Motor 241 may function to convert energy stored in the form of pressurized fluid in boom accumulator 236 (and/or energy in the form of pressurized fluid discharged from hydraulic cylinders 28 via bypass passage 251) to mechanical energy. Specifically, motor 241 may be fluidly connected in parallel to both return passage 228 (downstream of check valve 246) and to boom accumulator 236 via passage 244 and charge valve 240. In this configuration, fluid from either passage may be directed through motor 241 and thereby used to drive motor 241.

Motor 241, in the depicted example, is a variable displacement hydraulic motor that is mechanically coupled to engine 59, to an input shaft of pump 58, and/or to another rotary device. By way of this coupling, motor 241, when driven by pressurized fluid, may mechanically assist engine 59, pump 58, and or the other rotary device. Motor 241 may assist pump 58 and engine 59 when pump 58 has a positive displacement or, alternatively assist only engine 59 when pump 58 has a neutral displacement. In addition, in some embodiments, engine 59 may selectively drive motor 241 to increase a pressure of the fluid directed through motor 241 and recirculated back to hydraulic cylinders 28.

One or more motor control valves may be associated with an outlet of motor 241 and used to regulate operation of motor 241. In the disclosed embodiment, three different control valves are shown, including a tank control valve 252, a rod-end control valve 254, and a head-end control valve 256 all connected in parallel to the outlet of motor 241. Tank control valve 252 may be situated between motor 241 and tank 60, within a drain passage 258. Rod-end control valve 254 may be situated between motor 241 and rod-end passage 208, within a rod-end return passage 260. Head-end control valve 256 may be situated between motor 241 and head-end passage 206 (e.g., via passage 242), within a head-end return passage 262. One or more check valve 264 may be associated with one or more of passages 258-262 to help ensure unidirectional flows within these passages.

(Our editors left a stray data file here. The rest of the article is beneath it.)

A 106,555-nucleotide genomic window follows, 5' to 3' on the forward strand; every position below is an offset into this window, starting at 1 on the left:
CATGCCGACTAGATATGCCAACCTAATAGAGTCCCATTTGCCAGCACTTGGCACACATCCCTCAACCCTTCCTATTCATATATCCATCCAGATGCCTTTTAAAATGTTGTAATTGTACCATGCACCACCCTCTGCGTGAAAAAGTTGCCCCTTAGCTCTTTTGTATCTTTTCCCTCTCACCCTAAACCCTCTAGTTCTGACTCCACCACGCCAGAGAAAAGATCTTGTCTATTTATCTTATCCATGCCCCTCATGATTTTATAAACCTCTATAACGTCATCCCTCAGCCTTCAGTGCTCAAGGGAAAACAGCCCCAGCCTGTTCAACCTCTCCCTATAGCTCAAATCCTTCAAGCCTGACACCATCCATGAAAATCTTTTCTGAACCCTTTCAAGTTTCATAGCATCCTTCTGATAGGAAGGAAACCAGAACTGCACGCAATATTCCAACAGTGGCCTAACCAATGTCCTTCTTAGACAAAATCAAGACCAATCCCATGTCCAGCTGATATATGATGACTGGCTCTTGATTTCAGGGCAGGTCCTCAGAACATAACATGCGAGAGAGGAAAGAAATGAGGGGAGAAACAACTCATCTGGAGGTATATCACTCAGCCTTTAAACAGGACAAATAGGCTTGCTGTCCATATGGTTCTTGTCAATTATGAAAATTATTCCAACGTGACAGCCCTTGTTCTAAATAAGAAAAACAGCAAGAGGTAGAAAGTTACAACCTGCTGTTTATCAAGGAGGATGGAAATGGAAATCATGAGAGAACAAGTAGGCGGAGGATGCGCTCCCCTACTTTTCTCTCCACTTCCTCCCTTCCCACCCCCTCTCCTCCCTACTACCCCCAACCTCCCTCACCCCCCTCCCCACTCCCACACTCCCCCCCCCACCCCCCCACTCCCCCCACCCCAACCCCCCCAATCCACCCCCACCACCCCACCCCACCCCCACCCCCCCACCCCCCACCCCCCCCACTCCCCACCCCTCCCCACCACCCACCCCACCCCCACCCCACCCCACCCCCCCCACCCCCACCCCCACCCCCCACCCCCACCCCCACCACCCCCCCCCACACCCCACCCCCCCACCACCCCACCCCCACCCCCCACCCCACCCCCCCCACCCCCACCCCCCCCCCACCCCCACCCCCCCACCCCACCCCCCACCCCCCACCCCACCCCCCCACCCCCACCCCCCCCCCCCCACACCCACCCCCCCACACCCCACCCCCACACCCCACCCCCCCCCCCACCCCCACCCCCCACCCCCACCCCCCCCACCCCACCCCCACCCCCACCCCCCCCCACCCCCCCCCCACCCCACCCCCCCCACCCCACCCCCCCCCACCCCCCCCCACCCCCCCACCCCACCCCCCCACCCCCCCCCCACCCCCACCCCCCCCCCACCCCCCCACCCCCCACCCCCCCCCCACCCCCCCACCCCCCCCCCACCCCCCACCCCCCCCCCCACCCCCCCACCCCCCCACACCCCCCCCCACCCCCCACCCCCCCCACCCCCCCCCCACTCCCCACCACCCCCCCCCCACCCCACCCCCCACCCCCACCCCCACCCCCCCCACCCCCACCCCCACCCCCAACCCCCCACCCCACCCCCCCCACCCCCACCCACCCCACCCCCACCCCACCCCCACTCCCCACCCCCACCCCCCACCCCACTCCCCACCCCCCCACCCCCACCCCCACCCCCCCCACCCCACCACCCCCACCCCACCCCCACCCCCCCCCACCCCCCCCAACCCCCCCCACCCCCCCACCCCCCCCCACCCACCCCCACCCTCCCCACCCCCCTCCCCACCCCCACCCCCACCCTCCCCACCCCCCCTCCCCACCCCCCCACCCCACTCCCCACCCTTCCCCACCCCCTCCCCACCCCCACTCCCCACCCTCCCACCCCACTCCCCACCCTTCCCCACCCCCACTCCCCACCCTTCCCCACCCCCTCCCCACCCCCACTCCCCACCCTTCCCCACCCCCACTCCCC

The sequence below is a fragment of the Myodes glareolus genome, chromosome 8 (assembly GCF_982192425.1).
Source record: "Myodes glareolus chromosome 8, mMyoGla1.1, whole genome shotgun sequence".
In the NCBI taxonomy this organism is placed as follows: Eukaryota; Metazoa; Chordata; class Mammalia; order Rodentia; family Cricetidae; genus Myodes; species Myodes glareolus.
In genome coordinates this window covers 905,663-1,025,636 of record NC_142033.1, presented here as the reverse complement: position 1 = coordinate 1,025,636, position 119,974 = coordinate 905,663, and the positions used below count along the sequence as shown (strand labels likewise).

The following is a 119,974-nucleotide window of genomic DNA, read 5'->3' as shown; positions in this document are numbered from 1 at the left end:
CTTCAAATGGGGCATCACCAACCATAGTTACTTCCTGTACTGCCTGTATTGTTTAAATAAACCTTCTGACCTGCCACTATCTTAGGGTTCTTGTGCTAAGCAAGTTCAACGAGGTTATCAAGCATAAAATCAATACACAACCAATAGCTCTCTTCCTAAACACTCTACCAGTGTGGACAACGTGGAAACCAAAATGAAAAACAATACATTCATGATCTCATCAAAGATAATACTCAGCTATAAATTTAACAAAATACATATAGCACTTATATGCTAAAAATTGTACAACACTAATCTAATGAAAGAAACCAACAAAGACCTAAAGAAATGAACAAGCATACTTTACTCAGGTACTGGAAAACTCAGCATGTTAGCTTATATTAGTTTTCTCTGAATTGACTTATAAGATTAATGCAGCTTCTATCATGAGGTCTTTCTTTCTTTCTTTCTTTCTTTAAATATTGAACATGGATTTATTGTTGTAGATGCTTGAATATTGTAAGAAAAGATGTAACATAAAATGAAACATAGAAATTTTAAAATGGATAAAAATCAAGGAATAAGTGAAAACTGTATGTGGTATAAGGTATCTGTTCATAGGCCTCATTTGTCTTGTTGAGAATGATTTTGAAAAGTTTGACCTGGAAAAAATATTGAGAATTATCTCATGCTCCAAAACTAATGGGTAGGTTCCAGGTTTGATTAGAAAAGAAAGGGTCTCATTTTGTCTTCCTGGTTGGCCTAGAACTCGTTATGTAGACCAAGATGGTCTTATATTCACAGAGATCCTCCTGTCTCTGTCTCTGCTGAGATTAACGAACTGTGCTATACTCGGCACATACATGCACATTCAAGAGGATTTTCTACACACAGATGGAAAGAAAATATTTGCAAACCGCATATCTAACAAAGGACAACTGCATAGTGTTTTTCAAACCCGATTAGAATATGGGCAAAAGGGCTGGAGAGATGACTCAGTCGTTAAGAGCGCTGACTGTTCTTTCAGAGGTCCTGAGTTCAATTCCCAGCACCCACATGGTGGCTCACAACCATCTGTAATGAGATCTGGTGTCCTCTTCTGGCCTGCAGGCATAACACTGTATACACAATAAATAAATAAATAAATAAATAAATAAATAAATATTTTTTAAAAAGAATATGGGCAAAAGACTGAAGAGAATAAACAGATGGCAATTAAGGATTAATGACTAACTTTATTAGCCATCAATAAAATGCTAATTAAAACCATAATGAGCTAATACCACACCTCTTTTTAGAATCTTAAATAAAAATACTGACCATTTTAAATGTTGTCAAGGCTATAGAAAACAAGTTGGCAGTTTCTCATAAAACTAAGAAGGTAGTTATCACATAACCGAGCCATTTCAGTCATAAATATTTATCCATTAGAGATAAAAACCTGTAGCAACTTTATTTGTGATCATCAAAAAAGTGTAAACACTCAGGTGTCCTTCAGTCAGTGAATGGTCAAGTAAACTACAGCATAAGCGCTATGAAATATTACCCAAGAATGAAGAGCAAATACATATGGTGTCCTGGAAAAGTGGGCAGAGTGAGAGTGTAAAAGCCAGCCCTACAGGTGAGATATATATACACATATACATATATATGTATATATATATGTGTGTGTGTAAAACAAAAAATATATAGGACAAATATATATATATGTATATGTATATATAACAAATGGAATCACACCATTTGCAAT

Each of control valves 252-256 may be a solenoid-operated, variable position, 2-way valve that is movable in response to a command from controller 100 to allow fluid from motor 241 to enter tank 60, the head-end of hydraulic cylinder 28, or the rod-end of hydraulic cylinder 28, thereby accomplishing different purposes. In particular, each control valve 252-256 may include a valve element that is movable from a first position (shown in FIG. 2) at which fluid flow through the respective valve is inhibited, toward a second position (not shown) at which fluid may freely flow unrestricted by the corresponding valve element. The valve element may be spring-biased toward the first position, and movable in response to a command from controller 100 to any position between the first and second positions to thereby vary a flow rate of fluid through the respective valve.

Any one or more of control valves 252-256 may be simultaneously operable (i.e., moved to the second or an intermediate position) to accomplish different purposes. For example, to extract a maximum amount of energy from the fluid passing through motor 241, a maximum pressure drop should be generated across motor 241. This maximum pressure drop may occur when the pressure downstream of motor 241 is lowest. In most situations, the maximum pressure drop may occur when only tank control valve 252 is used, and the corresponding element moved completely to the second position. In some situations, however, a greater pressure drop may be generated by using one of rod- and head-end control valves 254, 256 alone or together with tank control valve 252. This may be the case, for example, during an overrunning condition, when the expanding chamber of hydraulic cylinder 28 generates a negative pressure therein. Similarly, when fluid draining from the head-end chamber of hydraulic cylinders 28 passes through motor 241, only a portion of that fluid can be consumed by the rod-end chamber of hydraulic cylinders 28 due to geometric differences between the chambers. In this situation, some of the fluid may be directed into tank 60 via tank control valve 252, while the remaining fluid may be passed to the rod-end chamber via rod-end control valve 254. Rod- and head-end control valves 254, 256 may not normally be used together.